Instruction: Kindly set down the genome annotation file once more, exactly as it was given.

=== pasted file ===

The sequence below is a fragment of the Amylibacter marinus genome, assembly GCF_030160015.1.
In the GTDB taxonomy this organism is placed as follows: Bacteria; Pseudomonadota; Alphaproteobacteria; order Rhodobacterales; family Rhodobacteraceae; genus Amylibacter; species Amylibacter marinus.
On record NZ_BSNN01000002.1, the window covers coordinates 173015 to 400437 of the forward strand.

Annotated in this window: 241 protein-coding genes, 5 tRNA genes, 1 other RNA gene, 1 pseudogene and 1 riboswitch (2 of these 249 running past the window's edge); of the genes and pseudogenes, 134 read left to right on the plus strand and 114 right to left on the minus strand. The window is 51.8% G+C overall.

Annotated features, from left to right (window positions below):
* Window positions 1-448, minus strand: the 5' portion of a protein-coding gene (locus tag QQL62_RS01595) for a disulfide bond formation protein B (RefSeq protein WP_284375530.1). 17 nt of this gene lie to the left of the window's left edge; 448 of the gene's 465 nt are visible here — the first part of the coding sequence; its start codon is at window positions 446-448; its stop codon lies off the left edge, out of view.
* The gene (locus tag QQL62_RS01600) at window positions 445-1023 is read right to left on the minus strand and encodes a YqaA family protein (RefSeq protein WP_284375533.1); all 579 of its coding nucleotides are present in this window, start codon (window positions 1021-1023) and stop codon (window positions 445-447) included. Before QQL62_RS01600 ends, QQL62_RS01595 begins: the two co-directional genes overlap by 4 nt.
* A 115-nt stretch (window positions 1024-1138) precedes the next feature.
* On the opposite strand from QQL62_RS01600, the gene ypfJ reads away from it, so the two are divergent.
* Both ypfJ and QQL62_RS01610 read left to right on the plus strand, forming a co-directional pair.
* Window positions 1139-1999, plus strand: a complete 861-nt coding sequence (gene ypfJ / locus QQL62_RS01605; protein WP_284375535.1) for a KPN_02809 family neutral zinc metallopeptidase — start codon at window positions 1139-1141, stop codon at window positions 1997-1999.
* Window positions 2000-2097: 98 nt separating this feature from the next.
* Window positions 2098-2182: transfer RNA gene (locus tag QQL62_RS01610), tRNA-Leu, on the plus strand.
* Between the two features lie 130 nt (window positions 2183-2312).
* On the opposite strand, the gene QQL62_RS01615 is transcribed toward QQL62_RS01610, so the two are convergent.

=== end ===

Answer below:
The sequence below is a fragment of the Amylibacter marinus genome, assembly GCF_030160015.1.
In the GTDB taxonomy this organism is placed as follows: Bacteria; Pseudomonadota; Alphaproteobacteria; order Rhodobacterales; family Rhodobacteraceae; genus Amylibacter; species Amylibacter marinus.
On record NZ_BSNN01000002.1, the window covers coordinates 173015 to 400437 of the forward strand.

Annotated in this window: 241 protein-coding genes, 5 tRNA genes, 1 other RNA gene, 1 pseudogene and 1 riboswitch (2 of these 249 running past the window's edge); of the genes and pseudogenes, 134 read left to right on the plus strand and 114 right to left on the minus strand. The window is 51.8% G+C overall.

Annotated features, from left to right (window positions below):
* Window positions 1-448, minus strand: the 5' portion of a protein-coding gene (locus tag QQL62_RS01595) for a disulfide bond formation protein B (RefSeq protein WP_284375530.1). 17 nt of this gene lie to the left of the window's left edge; 448 of the gene's 465 nt are visible here — the first part of the coding sequence; its start codon is at window positions 446-448; its stop codon lies off the left edge, out of view.
* The gene (locus tag QQL62_RS01600) at window positions 445-1023 is read right to left on the minus strand and encodes a YqaA family protein (RefSeq protein WP_284375533.1); all 579 of its coding nucleotides are present in this window, start codon (window positions 1021-1023) and stop codon (window positions 445-447) included. Before QQL62_RS01600 ends, QQL62_RS01595 begins: the two co-directional genes overlap by 4 nt.
* A 115-nt stretch (window positions 1024-1138) precedes the next feature.
* On the opposite strand from QQL62_RS01600, the gene ypfJ reads away from it, so the two are divergent.
* Both ypfJ and QQL62_RS01610 read left to right on the plus strand, forming a co-directional pair.
* Window positions 1139-1999, plus strand: a complete 861-nt coding sequence (gene ypfJ / locus QQL62_RS01605; protein WP_284375535.1) for a KPN_02809 family neutral zinc metallopeptidase — start codon at window positions 1139-1141, stop codon at window positions 1997-1999.
* Window positions 2000-2097: 98 nt separating this feature from the next.
* Window positions 2098-2182: transfer RNA gene (locus tag QQL62_RS01610), tRNA-Leu, on the plus strand.
* Between the two features lie 130 nt (window positions 2183-2312).
* On the opposite strand, the gene QQL62_RS01615 is transcribed toward QQL62_RS01610, so the two are convergent.